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Tale of two cities

The UK’s vaccination effort really has turned out to be a success. Over a third of adults in the UK have received a dose, and vaccinations for over 50’s is set to begin in mid-April. Of course, in the meantime, UK schools will reopen en masse on March 8th, and limited outdoor sports and gatherings are set to reopen from March 29th. This increases the threat of rising infection rates during the spring, before the whole of the most vulnerable groups are inoculated, but the consensus is that this seems to a balanced move.   

But you might ask, balanced against what? The UK economy isn’t looking quite so rosy, despite various and expensive support schemes from the government. If we want to understand where the economy is now, let’s start with the most forward-looking economic indicators. UK Services Purchasing Manager’s Index from earlier this month came in at 39.5, having declined from around the 50.0 no-change region just a month prior. That’s a staggeringly poor number, but not a surprising one, given we plumbed the depths of 13.4 in May 2020 before recovering towards 50.0 in the back end of 2020. Similarly, all manner of output metrics tell an unfortunate tale of decline. Both Industrial Production and Manufacturing Production came out much worse than expected in mid-February.

This sets the scene nicely for the belt-tightening, which follows closely on the heels of the reopening of the economy. Chancellor Rishi Sunak expects to raise the corporate tax rate by 1.0% to 19.0% in next month’s Budget before following on with three more such increases before the next election. Despite numerous earlier proposals for unconventional measures to bridge the gap—like wealth taxes, etc.—it seems the government is likely to push forward with the same old tactics but may not get the same old results.

Bottom line: The ultimate question the government is trying to answer is different from the one that solves the country’s economic problem. Boris Johnson is trying to mete out the least unpalatable medicine for a malady predating Covid, namely a budget deficit. Unfortunately, the lockdown has drawn our attention to our economic growth's unequal nature, a symptom the corporate tax does nothing to alleviate. This inequality can also be viewed at various granularity levels—online businesses have done better than hotels, boomers have done better than millennials, etc.—which is to say it’s a complex issue. We haven’t seen many signs the government is capable of addressing these issues, which has knock-on effects on growth as the ailing patient that is Britain, shambles along.

The week ahead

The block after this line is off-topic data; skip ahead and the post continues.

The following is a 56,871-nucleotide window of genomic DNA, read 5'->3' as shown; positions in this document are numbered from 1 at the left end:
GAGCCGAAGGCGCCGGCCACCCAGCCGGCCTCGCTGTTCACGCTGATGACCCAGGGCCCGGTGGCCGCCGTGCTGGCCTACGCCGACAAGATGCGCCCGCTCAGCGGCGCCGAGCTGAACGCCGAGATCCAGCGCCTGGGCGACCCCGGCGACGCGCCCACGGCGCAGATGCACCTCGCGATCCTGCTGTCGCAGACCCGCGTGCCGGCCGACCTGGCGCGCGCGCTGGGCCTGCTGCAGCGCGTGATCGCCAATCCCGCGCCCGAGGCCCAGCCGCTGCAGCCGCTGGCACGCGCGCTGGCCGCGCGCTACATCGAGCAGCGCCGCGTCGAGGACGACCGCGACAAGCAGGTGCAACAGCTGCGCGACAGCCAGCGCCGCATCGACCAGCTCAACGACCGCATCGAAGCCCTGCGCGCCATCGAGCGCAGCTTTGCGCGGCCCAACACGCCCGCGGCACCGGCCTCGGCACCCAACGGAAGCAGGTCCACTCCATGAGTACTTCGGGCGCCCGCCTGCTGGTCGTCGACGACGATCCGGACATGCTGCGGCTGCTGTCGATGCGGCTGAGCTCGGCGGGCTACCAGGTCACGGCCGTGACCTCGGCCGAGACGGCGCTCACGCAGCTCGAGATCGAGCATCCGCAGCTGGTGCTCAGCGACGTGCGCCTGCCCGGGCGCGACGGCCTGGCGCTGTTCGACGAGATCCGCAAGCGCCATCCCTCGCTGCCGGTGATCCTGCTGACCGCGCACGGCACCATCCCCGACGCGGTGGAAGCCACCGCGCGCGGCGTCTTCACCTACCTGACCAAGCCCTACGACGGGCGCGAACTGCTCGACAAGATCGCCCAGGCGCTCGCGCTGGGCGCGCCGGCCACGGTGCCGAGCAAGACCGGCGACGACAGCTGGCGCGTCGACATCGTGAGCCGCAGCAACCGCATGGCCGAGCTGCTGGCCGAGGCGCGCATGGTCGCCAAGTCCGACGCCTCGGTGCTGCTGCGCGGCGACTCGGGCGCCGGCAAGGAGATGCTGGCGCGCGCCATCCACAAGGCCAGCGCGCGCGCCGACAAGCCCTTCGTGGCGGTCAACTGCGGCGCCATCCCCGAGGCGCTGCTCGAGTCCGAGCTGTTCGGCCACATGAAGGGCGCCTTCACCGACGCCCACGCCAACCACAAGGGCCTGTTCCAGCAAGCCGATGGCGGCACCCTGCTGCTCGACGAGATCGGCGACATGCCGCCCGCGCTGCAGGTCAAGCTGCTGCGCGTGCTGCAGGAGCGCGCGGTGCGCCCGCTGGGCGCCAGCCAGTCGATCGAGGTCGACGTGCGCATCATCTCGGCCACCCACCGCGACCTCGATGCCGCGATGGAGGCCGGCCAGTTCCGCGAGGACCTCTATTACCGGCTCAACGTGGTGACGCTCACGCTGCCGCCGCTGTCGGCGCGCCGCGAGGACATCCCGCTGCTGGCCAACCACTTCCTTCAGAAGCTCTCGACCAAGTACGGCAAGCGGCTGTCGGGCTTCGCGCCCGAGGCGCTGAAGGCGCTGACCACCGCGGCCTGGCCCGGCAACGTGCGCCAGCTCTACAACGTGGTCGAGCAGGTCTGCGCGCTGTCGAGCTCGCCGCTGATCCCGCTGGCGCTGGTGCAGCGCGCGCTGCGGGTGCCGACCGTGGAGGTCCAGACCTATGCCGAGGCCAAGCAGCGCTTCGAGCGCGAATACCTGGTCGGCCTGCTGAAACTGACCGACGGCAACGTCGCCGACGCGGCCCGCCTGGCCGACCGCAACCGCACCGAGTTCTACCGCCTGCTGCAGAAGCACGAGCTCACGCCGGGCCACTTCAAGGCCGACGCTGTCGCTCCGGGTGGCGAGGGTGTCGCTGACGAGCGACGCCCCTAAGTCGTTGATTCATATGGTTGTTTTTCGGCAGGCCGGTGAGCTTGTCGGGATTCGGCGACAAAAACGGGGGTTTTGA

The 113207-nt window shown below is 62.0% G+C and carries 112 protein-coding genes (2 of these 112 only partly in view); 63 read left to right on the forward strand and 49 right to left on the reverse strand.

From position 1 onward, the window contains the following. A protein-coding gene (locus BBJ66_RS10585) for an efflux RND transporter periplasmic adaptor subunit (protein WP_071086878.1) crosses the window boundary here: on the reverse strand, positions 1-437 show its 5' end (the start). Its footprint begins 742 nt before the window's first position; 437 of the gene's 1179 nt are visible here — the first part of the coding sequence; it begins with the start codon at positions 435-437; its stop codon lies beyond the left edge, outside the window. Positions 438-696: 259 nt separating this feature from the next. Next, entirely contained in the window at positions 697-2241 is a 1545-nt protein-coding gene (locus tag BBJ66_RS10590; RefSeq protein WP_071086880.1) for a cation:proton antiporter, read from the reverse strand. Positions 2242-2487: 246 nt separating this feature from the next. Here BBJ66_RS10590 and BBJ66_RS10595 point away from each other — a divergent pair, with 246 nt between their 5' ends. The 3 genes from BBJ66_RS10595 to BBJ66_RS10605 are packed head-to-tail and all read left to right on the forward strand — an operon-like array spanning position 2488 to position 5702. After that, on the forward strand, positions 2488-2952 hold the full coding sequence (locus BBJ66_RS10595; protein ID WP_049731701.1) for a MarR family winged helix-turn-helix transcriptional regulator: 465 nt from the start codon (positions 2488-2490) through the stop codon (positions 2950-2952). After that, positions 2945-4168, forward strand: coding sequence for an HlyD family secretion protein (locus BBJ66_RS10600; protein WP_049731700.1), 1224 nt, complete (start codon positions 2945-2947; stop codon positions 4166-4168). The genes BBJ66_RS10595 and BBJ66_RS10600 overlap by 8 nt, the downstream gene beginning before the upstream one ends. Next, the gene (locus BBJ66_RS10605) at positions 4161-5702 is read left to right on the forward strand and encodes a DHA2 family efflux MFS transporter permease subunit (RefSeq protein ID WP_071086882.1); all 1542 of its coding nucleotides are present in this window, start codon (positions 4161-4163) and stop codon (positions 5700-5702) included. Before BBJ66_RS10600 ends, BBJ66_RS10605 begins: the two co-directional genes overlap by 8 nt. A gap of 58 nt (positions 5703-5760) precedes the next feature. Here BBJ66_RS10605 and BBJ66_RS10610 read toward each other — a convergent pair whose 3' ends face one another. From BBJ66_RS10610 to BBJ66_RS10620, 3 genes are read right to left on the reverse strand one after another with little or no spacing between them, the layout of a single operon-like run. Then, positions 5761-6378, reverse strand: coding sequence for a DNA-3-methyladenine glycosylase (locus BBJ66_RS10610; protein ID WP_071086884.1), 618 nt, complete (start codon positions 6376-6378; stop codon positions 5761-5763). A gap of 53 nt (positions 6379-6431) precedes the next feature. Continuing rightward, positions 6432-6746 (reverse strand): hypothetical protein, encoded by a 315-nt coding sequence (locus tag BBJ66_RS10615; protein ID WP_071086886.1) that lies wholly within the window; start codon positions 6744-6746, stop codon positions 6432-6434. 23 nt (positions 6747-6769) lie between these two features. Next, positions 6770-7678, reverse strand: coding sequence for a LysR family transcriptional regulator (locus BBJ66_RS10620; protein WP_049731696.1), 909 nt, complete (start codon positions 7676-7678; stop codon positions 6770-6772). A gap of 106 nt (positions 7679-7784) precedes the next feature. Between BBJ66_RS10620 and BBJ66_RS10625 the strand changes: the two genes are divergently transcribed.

Cable has gone from strength to strength recently, breaking out above $1.40 last week while the UK continued to build on its vaccination efforts. The PM has announced a bold new target for vaccinations, which would cover everybody over 50 by mid-April. This is particularly encouraging when you consider that an Israeli vaccination study showed an 89% effectiveness in reducing both symptomatic and asymptomatic infections in a study of 7,000 healthcare workers. As schools look set to re-open from the 8th of March, the UK’s route out of the current lockdown appears hopeful. 

  • Claimant Count Change data is due on Tuesday, forecast to come in at 25K versus 7K last month.  
  • The Unemployment Rate looks like it will remain relatively unchanged at 5.1% versus 5.0% last month. 
  • On Wednesday, the Monetary Policy Report Hearings take place. 
  • The G20 is set to meet at the end of the week.


The Euro held against the US Dollar last week at $1.21 as the continent begins to gather pace in the fight against coronavirus. The EU has lagged behind UK vaccination efforts, so it’s positive to note that the European Commission approved a further 300 million doses of the Moderna vaccine for all member states. Better-than-expected PMI and inflation data out of Germany appeared to aid the common currency indicating that Europe’s largest economy is weathering the second coronavirus wave. ECB President Christine Lagarde is due to speak at the European Semester Conference on Monday. 

  • Final CPI and core CPI figures are expected to read 0.9% and 1.4%, respectively. 
  • German Consumer Climate is due on Thursday, forecast to come in at -14.0 vs -15.6 last month. 
  • Spain Flash CPI y/y is set to remain unchanged at 0.5%. 


The US Dollar Index edged lower at the end of last week as inflation and treasury yields began to move higher. Vaccine progress continues, and the economy appears to be recovering as stronger-than-expected Retail Sales were released for January, up 5.3% from the previous month. Although there are signs of recovery, the US's job market is far from full employment, and the Federal Reserve’s target of 2.0% inflation is out of reach. Joe Biden is intent on bolstering the American economy further by attempting to get a $1.9 trillion stimulus package through the US House this week. 

  • Fed Chair Jerome Powell is due to testify before the Senate Banking Committee this Tuesday. 
  • CB Consumer Confidence is forecast to come in at 90.2 vs 89.3 last month. 
  • Crude Oil Inventories are to be released on Wednesday, printing at -7.3M last week. 
  • Preliminary GDP q/q is forecast at 4.1% vs 4.0% in the previous quarter. 
  • Unemployment claims are scheduled for Thursday, reporting 861K last week. 

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